NanoSatC-Br1 is the first CubeSat project of Brazil, developed at the Southern Regional Space Research Center (CRS/CCR/INPE-MCT) in collaboration with the Space Science Laboratory of the Federal University of Santa Maria (LACESM/CT – UFSM), Santa Maria, RS, Brazil. The INPE (Instituto de Pesquisas Espaciais) South Regional Center is in fact located on the campus of UFSM (Federal University of Santa Maria) and collaboration between the two institutions is of importance for mission success. The mission has three objectives in the fields of science, technology validation, and academic i.e., student involvement in all mission phases.
The CubeSat project is considered to be a capacity building mission with the goal to involve a new generation of scientists and engineering students through a CubeSat program, providing hands-on training and learning dealing with aerospace technologies and space weather issues. The NanoSatC-BR project made it possible to involve Brazilian universities, such as UFSM (Federal University of Santa Maria), in the Brazilian Space Program with a collaboration of INPE. CRS acts as the NanoSatC-BR1 mission general manager and PI in collaboration with INPE.
The objective of the mission is to provide monitoring of Earth’s magnetosphere by measuring the magnetic field over Brazil and to study the magnetic phenomena of the SAA (South Atlantic Anomaly) and the EEJ (Equatorial Electrojet). Note: This SAA is also referred to as SAMA (South Atlantic Magnetic Anomaly).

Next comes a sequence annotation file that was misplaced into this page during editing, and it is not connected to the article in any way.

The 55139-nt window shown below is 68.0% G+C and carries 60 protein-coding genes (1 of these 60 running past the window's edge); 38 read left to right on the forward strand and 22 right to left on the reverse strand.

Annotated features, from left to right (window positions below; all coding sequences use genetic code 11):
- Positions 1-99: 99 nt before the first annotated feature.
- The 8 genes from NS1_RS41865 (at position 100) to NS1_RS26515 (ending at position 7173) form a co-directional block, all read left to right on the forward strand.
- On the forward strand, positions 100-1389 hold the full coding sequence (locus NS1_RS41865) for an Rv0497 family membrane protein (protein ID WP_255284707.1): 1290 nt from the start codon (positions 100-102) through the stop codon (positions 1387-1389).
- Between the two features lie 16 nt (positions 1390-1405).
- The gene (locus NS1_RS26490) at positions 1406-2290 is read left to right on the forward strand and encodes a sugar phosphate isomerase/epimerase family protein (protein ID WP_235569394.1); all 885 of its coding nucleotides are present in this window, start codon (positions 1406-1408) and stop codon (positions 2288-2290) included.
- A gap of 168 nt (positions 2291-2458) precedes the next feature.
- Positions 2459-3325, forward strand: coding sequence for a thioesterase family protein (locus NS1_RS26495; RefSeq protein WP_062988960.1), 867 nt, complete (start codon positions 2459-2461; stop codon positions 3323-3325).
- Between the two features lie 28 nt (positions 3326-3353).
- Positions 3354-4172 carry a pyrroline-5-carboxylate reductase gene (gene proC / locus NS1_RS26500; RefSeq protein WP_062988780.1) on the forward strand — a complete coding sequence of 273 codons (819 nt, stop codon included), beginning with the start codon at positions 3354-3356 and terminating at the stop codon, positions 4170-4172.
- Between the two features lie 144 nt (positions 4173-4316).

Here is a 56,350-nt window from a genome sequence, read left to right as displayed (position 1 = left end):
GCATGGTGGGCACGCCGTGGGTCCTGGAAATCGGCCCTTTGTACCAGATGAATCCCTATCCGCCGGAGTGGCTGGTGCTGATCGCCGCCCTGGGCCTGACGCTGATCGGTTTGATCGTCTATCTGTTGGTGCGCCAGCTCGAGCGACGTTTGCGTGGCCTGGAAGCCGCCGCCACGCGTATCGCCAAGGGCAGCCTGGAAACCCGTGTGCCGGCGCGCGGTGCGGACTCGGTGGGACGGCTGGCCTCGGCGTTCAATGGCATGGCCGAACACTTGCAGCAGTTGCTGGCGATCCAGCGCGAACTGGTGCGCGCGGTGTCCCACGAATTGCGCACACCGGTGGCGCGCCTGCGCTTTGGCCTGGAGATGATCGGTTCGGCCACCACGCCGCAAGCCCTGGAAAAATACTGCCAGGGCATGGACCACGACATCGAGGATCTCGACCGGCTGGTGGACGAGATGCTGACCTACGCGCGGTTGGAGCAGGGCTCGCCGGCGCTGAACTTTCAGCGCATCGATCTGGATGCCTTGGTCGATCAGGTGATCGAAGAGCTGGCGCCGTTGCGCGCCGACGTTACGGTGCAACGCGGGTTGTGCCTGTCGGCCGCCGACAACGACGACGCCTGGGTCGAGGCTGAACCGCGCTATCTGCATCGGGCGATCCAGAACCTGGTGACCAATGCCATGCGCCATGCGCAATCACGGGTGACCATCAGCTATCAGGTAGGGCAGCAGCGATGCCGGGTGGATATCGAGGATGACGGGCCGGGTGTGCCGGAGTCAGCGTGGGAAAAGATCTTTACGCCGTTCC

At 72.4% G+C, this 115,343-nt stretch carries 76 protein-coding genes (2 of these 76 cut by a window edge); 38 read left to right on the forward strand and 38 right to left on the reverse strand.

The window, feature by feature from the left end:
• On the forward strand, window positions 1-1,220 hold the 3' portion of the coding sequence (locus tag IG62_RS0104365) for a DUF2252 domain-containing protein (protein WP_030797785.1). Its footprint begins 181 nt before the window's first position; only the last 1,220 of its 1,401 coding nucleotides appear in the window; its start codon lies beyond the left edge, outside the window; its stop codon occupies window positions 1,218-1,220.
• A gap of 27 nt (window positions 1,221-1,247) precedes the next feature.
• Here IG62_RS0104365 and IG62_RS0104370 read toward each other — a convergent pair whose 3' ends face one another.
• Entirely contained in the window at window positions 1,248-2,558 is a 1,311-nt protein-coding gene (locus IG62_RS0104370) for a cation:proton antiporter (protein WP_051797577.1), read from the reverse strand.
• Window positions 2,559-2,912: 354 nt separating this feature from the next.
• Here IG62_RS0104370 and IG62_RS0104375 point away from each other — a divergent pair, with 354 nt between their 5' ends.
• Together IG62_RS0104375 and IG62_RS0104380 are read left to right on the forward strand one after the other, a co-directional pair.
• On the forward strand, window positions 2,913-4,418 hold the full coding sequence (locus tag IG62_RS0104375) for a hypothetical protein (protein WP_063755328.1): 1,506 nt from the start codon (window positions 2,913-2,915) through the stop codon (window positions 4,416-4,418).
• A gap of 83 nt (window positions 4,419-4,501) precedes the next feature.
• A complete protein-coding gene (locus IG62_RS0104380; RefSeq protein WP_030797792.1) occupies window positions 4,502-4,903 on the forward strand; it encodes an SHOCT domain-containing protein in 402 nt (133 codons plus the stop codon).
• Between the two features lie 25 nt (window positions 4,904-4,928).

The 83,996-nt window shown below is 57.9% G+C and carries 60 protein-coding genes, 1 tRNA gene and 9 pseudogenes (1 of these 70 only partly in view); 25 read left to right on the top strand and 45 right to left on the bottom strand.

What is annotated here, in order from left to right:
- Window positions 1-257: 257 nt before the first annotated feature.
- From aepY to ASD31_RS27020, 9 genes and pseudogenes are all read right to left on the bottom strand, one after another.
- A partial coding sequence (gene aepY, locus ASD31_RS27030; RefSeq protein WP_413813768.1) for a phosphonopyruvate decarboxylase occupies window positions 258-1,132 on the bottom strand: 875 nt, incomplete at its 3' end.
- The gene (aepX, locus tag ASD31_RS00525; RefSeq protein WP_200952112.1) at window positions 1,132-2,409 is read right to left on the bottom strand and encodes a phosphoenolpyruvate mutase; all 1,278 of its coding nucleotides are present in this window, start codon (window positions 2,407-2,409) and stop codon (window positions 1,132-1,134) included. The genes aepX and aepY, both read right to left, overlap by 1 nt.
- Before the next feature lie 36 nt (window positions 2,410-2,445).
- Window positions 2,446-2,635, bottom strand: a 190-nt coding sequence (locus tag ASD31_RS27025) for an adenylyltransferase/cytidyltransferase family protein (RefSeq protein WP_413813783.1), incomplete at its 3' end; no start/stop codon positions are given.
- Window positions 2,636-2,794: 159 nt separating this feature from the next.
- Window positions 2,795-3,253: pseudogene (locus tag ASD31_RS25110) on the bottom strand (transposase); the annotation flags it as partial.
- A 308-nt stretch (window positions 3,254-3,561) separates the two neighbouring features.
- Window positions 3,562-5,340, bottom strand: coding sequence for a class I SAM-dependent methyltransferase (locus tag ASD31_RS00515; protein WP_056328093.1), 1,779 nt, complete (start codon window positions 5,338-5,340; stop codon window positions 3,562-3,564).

• One feature of particular interest is the South Atlantic Anomaly (SAA), an area where the radiation hazard from high proton fluxes and cosmic rays is high due to the relatively low shielding effect provided by the Earth’s magnetic field. In this area, for example, a significantly higher number of so-called SEUs (Single Event Upsets) occur in LEO (Low Earth Orbiting) satellites (Heirtzler, 2002, Figure 1).
Figure 1: Magnetic field intensity, year 2000, where the 28000nT isopleth shows the SAA region (NASA/GSFC)
• The EEJ (Equatorial Electrojet) is a narrow ribbon of current flowing eastward in the day time equatorial region of the Earth’s ionosphere. The abnormally large amplitude of variations in the horizontal components measured at equatorial geomagnetic observatories, as a result of EEJ, was noticed as early as 1920 from ground observations. The EEJ phenomenon was first identified using geomagnetic data. The amplitude of the daily variation of the horizontal magnetic intensity (ΔH) measured at a geomagnetic observatory near the dip-equator is 3–5 fold higher than the variation of data from other regions of Earth. A typical diurnal equatorial observatory data show a peak of strength ~80 nT at 12:00 hours LT (Local Time), with respect to the night-time level.
EEJ studies from satellite data were initiated with the arrival of data from the POGO (Polar Orbiting Geophysical Observatories) series of satellite (1967–1970). The characteristic signature of the EEJ is a sharp negative V-shaped curve in the ΔH field, attaining its minimum within 0.5º of the magnetic dip equator. The magnetic data from satellite missions like Ørsted (1999–present) and CHAMP (2000–2010) have vastly improved our knowledge of the EEJ (Figure 2
Figure 2: Ionosphere Equatorial Electrojet representation (image credit: GFZ)
The NanoSatC-BR1 concept was developed to:
• monitor, in real-time the geospace, the particle precipitation and the disturbances at the Earth’s magnetosphere over the Brazilian territory
• determine their effects on regions such as the South Atlantic Magnetic Anomaly (SAMA).